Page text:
She’s A Woman In Gold – Day No. 7

Portrait der Adele Bloch-Bauer by Gustav Klimt...

Portrait der Adele Bloch-Bauer by Gustav Klimt, 1907 (Photo credit: Wikipedia)

Back in July my family and I watched The Woman In Gold with Helen Mirren, about the famous Klimt painting that the Austrians ‘kept’ for years from the rightful owners.  It was this film, and the subsequent book that was the inspiration for my month of femininity and women. I can’t really explain the reasons why, now, but at the time it made perfect sense.  I think I was inspired by the beauty of the painting and the femininity of it.

The story alone is rather remarkable. A well known Jewish woman in Austria who is a patron of arts has an impressionistic painting done of her. During WWII the painting is stolen by the nazis (I will not capitalize that word) and the museum in Vienna keeps the painting for years saying it is theirs and was willed to them by the woman. Well, not so and the woman’s niece fights to get it back.

Okay, brief story. Watch the film or read the book THE LADY IN GOLD: The Extraordinary Tale of Gustav Klimt‘s Masterpiece, Portrait of Adele Bloch-Bauer
by Anne-Marie O’Connor.  It is a serious page turner and the information in that book will leave you hating Austria…FYI.

The Kiss 1907–1908. Oil on canvas. Österreichi...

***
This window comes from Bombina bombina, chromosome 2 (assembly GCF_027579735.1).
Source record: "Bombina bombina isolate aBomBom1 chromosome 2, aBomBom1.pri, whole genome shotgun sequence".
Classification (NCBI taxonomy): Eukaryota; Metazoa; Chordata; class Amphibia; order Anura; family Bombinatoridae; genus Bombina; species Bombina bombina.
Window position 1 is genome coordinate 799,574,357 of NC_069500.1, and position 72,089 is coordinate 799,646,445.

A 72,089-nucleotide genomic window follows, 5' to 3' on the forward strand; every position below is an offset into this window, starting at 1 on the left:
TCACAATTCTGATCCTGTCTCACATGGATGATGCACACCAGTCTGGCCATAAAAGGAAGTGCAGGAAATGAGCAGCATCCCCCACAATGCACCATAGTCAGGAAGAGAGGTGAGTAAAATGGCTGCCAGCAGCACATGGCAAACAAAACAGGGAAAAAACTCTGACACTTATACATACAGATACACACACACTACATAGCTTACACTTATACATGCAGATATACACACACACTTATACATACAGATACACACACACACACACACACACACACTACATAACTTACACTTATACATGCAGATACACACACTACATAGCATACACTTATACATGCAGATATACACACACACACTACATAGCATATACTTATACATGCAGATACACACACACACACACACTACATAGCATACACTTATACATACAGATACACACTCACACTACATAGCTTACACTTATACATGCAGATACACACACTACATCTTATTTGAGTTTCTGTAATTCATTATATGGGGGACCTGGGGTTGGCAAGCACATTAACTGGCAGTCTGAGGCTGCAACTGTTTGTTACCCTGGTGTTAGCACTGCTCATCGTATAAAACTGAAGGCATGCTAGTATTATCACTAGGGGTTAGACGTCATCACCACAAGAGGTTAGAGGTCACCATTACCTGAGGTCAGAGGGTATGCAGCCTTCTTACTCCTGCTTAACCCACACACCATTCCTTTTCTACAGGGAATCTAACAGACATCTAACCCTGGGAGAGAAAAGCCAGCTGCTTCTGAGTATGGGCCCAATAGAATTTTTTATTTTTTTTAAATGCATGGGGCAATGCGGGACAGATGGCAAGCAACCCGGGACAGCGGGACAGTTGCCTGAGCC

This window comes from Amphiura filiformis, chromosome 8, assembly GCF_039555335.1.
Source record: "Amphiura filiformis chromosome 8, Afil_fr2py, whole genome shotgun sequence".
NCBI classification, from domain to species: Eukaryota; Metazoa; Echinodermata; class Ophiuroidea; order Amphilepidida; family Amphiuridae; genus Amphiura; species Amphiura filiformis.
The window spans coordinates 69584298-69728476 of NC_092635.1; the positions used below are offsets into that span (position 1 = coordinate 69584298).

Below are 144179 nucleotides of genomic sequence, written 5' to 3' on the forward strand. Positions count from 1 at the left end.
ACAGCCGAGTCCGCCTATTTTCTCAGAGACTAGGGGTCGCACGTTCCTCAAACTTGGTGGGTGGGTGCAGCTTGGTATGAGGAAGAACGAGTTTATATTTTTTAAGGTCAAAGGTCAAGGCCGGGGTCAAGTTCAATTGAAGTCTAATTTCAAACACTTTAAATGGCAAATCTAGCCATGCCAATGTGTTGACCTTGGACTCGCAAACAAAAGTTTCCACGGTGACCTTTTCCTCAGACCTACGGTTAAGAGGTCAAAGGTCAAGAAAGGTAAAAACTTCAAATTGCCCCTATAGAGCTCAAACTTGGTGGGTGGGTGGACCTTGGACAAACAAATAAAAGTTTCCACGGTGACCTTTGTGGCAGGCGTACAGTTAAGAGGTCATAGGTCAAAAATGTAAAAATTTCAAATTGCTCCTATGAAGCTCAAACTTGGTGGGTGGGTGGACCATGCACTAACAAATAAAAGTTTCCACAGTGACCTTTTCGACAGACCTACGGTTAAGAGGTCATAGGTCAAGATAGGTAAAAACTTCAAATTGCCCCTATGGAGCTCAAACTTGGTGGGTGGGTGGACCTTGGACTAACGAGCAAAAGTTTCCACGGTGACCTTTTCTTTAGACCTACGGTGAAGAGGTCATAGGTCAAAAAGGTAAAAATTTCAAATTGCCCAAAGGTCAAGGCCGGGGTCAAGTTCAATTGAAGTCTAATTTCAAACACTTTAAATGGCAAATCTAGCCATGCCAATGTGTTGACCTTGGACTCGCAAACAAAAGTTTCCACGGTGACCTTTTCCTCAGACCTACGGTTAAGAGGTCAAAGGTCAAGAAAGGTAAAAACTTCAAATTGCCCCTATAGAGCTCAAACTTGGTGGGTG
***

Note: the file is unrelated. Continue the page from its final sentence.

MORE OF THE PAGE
The Kiss 1907–1908. Oil on canvas. Österreichische Galerie Belvedere. (Photo credit: Wikipedia)

Adele Bloch-Bauer was a stunning beauty of the early 20th century in Vienna.  Her relationship with Gustav Klimt was ‘interesting’ because there are several opinions and things you could infer from the accounts of their relationship. Klimt was a masterful artist and his portrait of Adele is incredible.  I’m not sure when I first saw it, but I knew about it long before I saw the film.  Klimt’s The Kiss is another famous painting from the same time period and is considered Art Nouveau, a shoot off of impressionism. Which, since I love impressionism, is why I find these paintings so stunning.

Sensual, stunning, a ‘goddess’ to look at. There is something mysterious about them. And maybe because of all the gold used, yes, actual gold leaf applied in mosaic patterns, it looks like it should belong in a king’s palace.

Klimt’s work is stunning in my opinion, and it is a shame some of it was lost in the war. Fortunately some of his amazing works are still available to be seen.  His portrait of Adele Bloch-Bauer is hung in the Neue Galerie and is open to the public, one of the stipulations of the sale of the painting by Adele’s niece.  One day, I hope to be able to see it in person.

But even if I never get to see any of these paintings in person, I can still admire  the artistry and talent of Klimt. And for those wondering, I highly recommend the film, The Woman in Gold, along with the book. I seriously think both need to be used in high school curriculum as they have so much history in them, especially regarding the Jews during WWII.

Kate

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